Live from Cairoston

My previous post was a grim connection of dots drawing SCAF as a permanent lord of the house and Egyptian democracy brewing withing the bubble created for it by the military. This status would be secured by keeping MB et al. in a perpetual showdown with liberal parties et al. (everyone who is not Islamic enough to be in the first crowd). A way out of this impasse would be for a different kind of politician to emerge, and interestingly enough, Muhammad Hamid fits that bill. If not him, then someone like him.

Muhammad Hamid is the prototype of the paradoxical Egyptian politician (Amr Khaled strikes me now as a intermediate species leading to, but not embodying this prototype). Defies easy categorization, and is thus a suspect to all and a confident of none. Nevertheless, his immense ambition, entrepreneurial spirit and fluency in the religious and liberal vernacular makes him the tie-breaker and the pole to which both sides will draw in order to defeat one another. Through such politicians, the Parliament, through a patient, painstakingly long and arduous tour-de-force will nibble at the military and police establishment so that after decades it will eventually be domesticated.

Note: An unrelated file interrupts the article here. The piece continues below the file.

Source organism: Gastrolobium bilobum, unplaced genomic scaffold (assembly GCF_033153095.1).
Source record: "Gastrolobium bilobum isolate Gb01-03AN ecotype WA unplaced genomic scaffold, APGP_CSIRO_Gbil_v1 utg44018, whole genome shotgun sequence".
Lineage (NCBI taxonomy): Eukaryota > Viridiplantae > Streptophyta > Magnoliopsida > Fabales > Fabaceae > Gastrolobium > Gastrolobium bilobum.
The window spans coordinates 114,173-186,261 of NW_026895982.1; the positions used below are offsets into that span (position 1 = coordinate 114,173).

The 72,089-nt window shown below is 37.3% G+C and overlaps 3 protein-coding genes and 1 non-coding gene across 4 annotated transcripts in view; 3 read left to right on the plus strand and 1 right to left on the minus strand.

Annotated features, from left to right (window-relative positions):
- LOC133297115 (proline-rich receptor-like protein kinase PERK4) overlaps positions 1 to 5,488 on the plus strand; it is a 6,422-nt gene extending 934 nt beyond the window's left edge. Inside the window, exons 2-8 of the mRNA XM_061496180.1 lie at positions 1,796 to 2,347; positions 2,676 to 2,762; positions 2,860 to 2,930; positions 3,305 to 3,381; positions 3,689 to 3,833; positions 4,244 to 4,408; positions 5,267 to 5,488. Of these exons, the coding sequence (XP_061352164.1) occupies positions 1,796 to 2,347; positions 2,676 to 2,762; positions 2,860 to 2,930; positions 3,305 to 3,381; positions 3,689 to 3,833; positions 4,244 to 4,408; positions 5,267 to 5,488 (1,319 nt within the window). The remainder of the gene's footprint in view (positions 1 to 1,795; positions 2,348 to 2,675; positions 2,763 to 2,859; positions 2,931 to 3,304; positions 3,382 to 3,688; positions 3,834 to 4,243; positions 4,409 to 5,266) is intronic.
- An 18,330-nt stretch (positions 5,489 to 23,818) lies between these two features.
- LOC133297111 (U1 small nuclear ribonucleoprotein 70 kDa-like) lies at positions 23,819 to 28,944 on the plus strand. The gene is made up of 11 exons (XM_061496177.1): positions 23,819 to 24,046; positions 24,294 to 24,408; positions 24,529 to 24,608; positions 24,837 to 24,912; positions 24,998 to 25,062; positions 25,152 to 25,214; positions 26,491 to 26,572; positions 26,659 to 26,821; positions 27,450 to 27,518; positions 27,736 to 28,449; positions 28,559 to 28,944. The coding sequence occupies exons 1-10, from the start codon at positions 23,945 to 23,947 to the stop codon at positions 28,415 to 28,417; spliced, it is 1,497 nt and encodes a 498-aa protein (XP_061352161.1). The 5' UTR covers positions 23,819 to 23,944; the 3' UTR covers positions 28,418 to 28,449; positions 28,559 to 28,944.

With the triumph of Muhammad Hamid’s prototype, a new definition of Islamic practice is given its final articulation. It has been envisioned already and the Turkish Erdogan has been the nearest analogy to think of. Nevertheless the Egyptian spin will be different. The Religious Scholar/Activist turned Liberal Politician, who while improvising a way to reconcile his inherent paradoxes (in the eyes of the mortal Islamists and Liberals) defines the new cool. With the discource shifted, unless the military also evolves, it shall be checked.

But what do I know …

Comments on: "Muhammad Hamid, and the prototype to be reckoned with." (3)

  1. […] Muhammad Hamid, and the prototype to be reckoned with. […]

  2. […] Muhammad Hamid, and the prototype to be reckoned with. « alBostoni said: December 1, 2011 at 3:50 pm […]

  3. […] established in her father’s name. In that sense, if we were analyze Muhammad Hamid as a prototype of a new kind of Egyptian politician, and Amr Khaled as an earlier step in that evolution, then we must pay attention to the feminine […]

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